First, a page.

Meatless Monday – Protein power

It has often been said that getting enough protein in a meatless diet is challenging. While I don’t fully support this idea (those eating a junk food diet with some meat will likely not get enough protein either) I do think one should be vigilant about getting quality sources and sufficient amounts of essential amino acids in their daily diet. Enter protein powder supplements. And while I prefer a whole foods diet, I am not averse to the occasional supplement.

The two most common types seen on shelves these days are whey protein (moo) and pea protein. Whey protein, in particular whey protein isolate (further processed whey with more protein content) is quickly digested and provides the complete complement of essential amino acids. Pea protein is the plant-based version. It contains less protein per serving and not all of it will get absorbed by the body. According to a presentation I attended this weekend (Monitoring Recovery) you would have to eat twice as much pea protein to get the same amount as whey protein. Soy protein, hemp and rice are also popular ingredients in protein supplement powder. Whichever type you choose, here are some ways to sneak some protein powder in everyday foods.

  • replace a couple tablespoons of flour in pancake batter OR just use protein powder mixed with eggs/bananas and some milk (dairy or non-dairy) to make pancakes
  • mix some powder in a beverage ie smoothie, hot chocolate, etc.
  • mix some powder with oatmeal and prepare as usual
  • add some protein powder to a muffin/scone recipe
  • mix some powder with bread crumbs and sprinkle on top of casseroles
  • mix some powder with yoghurt and fruit then freeze in popsicle molds

Any other ideas you have to add to the list? 

Dick Gregory, an US comedian, activist and vegetarian passed away in the late evening of August 19, 2017.

Check out this link for his book on healthy plant-based eating:

https://www.goodreads.com/book/show/135300.Dick_Gregory_s_Natural_Diet_for_Folks_Who_Eat

See what Tracey McQuirter of By any greens necessary (best vegan blog 2015)  has to say about him:

http://www.byanygreensnecessary.com/single-post/2017/08/22/Dick-Gregory-Is-The-Reason-Im-Vegan-And-Im-Forever-Grateful

So who was Dick Gregory anyway?

https://www.theguardian.com/us-news/2017/aug/20/dick-gregory-pioneering-us-comedian-and-activist-dies-aged-84

Meatless Monday – MasterChef meatless hacks

I’ve been watching a lot of MasterChef Australia these days as well as My Kitchen Rules New Zealand. There seems to be a recurring theme on these shows:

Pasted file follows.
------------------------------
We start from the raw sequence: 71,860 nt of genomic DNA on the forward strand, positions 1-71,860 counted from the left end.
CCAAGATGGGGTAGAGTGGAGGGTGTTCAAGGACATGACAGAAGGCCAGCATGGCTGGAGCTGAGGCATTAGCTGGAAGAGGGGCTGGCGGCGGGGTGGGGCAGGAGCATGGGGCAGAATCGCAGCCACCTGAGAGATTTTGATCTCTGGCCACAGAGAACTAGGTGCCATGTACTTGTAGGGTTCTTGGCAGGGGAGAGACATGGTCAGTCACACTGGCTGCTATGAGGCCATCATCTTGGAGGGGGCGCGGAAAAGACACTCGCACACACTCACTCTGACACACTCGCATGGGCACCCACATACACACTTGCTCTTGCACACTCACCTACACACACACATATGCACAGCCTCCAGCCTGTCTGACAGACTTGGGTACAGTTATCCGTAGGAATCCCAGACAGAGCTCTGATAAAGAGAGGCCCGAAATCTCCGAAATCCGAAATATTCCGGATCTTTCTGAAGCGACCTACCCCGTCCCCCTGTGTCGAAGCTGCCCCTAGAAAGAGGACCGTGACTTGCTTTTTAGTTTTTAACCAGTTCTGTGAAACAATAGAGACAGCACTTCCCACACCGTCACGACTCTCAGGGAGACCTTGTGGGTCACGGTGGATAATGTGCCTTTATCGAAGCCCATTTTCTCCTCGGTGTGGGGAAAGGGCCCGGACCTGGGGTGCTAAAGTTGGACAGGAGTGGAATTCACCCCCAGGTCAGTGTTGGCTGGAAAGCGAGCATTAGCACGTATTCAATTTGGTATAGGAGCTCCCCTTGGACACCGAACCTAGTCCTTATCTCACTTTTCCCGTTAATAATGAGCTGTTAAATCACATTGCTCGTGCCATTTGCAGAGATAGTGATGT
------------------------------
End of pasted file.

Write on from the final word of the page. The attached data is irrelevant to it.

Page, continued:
panna cotta, plate presentation, purée, crackling and crumb

The shows are heavily meat-centric and I wonder and wait for an all vegetarian/vegan MasterChef series. In the meantime I perform my recipe alchemy to make meatless variations of current food trends.

Almost every show there’s a panna cotta for dessert. This very simple dish is usually just milk with sugar, flavouring and gelatin. It is heated then poured into individual serving dishes and cooled. It should be removed from the container then served on a plate. The wobble is a sign that your panna cotta is successful. I replaced the gelatin with powdered agar agar and used coconut milk instead of cow’s milk (½ teaspoon to 1 cup) and it works. See my Instagram for a wobble video.

Instagram.com/wanderlustflourdust

Plate presentation is often a judging criteria. A rainbow coloured mix of fruits and vegetables helps make a visually appealing plate. And you can’t go wrong with a small pile of grains topped with tofu or tempeh slices and kissed with some fresh herbs.

Vegetables often feature in some sort of purée smeared onto the plate. Try a pumpkin, pea or celeriac purée accompanied by a hearty serving of some plant protein.

Crackling is crack for pig meat lovers. It is the fat on pork belly crisped up. The generic tastes associated with it (salt, fat, crunch) have universal appeal though. Some oven-baked kale chips or fried plantain crisps can provide a salty, fatty, crunchy topping for a salad.

A crumb can be either sweet or savoury and resembles breadcrumbs in texture. It is often used as an accent to the main dish. Macadamia nut crumb with dessert or bacon crumb (more pig, sigh) for a savoury dish. With a food processor and some imagination you can create your own crumb accent for any meatless dish. Nuts, soaked then dried, make the ideal base for any meatless meal. Ideas: macadamia nut and ginger crumb with coconut panna cotta; pumpkin seed, maple flake and sage crumb with a three sisters (corn, squash, beans) and quinoa stuffed bell pepper.

Meatless Monday – “Yes we have no bananas”

Simply a recipe for this Meatless Monday 

Banana granola 

  • One banana, mashed
  • 2 tablespoons each coconut oil and maple syrup
  • 1 tablespoon brown sugar or maple sugar
  • 1/2 teaspoon vanilla extract
  • 1/4 teaspoon salt
  • 3/4 teaspoons cinnamon
  • 1 1/2 cups old-fashioned oats
  • extras: walnuts, chocolate chips, freeze-dried strawberries

Preheat oven to 250°C. Mix wet ingredients then combine with the dry ingredients. Lay out on parchment lined baking sheet and bake for one hour. Makes around 2 cups.

Eat as a cereal, mix with yoghurt or use as a base for trail mix.